Ten Things You (Probably) Don’t Know About Diabetic Vision Loss

Diabetic TreatmentMost people who have diabetes and manage it properly are used to checking their blood, having insulin injections, following a strict diet – doing the things they know they need to do for the sake of their health. There is something, however, that many diabetics are not including in their disease management: having regular eye exams.

So here are the first five of 10 very important things you might not know:

  • In the U.S., diabetes is a leading cause of vision loss.
  • Diabetes is the leading cause of blindness among people aged 20-74.
  • The most common form of diabetic eye disease is retinopathy, which can potentially lead to extreme vision loss.
  • Yet, it’s estimated that 25% of people with diabetes don’t have the recommended annual dilated retina eye exam.
  • Experts say the dilated retina eye exam could significantly reduce the risk of vision loss or blindness associated with diabetes.

Diabetic eye disease

This is actually a group of eye-related health issues common to people with diabetes. The usual forms of diabetic eye disease are retinopathy, glaucoma and cataracts. And most people with diabetes are well aware that these harmful eye conditions can be part of their disease. But many diabetics pay little attention to their eye health until they notice that something is wrong with their eyes or their vision. So the next five things may be the most crucial to know:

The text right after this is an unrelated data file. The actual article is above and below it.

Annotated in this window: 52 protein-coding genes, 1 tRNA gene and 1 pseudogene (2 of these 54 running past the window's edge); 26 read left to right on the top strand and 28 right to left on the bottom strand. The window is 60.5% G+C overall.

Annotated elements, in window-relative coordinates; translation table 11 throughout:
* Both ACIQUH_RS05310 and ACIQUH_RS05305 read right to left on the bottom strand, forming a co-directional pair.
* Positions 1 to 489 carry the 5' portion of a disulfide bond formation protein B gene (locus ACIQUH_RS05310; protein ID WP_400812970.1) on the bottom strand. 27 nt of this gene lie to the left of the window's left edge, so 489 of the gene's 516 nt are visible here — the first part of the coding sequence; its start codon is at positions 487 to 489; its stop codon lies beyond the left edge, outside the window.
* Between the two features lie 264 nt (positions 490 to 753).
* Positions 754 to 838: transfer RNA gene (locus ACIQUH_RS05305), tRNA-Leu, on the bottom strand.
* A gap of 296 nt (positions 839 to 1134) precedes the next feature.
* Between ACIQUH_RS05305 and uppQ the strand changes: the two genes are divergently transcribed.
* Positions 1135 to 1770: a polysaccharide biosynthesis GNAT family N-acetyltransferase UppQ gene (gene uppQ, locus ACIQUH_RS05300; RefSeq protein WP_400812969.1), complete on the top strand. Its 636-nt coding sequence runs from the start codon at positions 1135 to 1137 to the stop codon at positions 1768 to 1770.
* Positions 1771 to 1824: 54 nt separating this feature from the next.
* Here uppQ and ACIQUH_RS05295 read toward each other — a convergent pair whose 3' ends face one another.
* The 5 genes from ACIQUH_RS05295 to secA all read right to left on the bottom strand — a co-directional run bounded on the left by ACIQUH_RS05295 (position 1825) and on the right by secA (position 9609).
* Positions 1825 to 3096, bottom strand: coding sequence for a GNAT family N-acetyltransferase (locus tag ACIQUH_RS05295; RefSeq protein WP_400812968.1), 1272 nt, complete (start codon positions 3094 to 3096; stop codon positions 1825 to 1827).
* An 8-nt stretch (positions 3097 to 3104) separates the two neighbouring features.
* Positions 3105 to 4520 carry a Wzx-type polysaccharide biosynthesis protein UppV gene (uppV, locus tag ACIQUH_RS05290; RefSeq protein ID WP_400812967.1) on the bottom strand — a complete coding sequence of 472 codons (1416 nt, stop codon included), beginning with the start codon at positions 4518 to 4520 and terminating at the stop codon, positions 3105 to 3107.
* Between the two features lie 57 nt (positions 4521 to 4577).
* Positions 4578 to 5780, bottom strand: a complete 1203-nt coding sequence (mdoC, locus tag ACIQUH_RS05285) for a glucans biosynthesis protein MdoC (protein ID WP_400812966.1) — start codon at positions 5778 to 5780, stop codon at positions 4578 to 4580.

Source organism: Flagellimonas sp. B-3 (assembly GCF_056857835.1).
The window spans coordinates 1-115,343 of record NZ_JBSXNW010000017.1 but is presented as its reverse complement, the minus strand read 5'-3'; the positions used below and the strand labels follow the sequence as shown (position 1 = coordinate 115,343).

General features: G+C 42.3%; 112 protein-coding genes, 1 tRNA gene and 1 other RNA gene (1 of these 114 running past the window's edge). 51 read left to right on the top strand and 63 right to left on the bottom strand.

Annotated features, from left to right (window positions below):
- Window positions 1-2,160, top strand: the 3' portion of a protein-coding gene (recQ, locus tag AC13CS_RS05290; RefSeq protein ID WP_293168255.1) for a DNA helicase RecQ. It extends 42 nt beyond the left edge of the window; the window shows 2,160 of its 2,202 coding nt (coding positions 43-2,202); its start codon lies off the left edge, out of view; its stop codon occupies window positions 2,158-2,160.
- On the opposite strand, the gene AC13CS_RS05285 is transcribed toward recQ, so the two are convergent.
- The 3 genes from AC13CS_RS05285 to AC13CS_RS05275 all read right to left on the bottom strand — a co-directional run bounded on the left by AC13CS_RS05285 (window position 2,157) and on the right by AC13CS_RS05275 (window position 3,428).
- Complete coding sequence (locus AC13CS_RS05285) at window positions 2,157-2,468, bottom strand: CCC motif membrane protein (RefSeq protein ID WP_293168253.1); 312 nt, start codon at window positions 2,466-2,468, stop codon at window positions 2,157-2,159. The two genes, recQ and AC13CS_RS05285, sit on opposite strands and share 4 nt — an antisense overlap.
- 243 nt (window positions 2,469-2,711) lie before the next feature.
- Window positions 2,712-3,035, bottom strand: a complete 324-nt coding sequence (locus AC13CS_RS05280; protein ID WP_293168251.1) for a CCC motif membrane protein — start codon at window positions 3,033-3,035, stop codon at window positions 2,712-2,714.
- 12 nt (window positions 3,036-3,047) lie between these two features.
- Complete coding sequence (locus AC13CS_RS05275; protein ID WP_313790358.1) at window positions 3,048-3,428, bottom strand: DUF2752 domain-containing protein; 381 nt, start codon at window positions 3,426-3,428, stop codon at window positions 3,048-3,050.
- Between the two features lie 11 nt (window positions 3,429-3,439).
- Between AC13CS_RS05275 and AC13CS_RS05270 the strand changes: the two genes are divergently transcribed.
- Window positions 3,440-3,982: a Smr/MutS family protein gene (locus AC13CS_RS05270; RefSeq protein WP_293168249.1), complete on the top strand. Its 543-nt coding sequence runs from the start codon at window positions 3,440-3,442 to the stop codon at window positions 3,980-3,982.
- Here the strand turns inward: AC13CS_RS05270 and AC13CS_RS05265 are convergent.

• The risk of severe vision loss from diabetic retinopathy could be reduced by 95% with early detection and treatment.
  • There are often no symptoms until the disease has reached an advanced stage.
  • The way to detect diabetic retinopathy early is with a dilated eye exam.
  • The best way to prevent unnecessary vision loss is through an extensive annual eye exam.

And 10

With early detection of diabetic retinopathy (and other eye diseases), we can offer several treatment options that could help save your sight.

Make your appointment for an eye exam at Central Florida Eye Institute by calling today: (352)237-8400 or toll-free (800)521-6028.

Accessibility Toolbar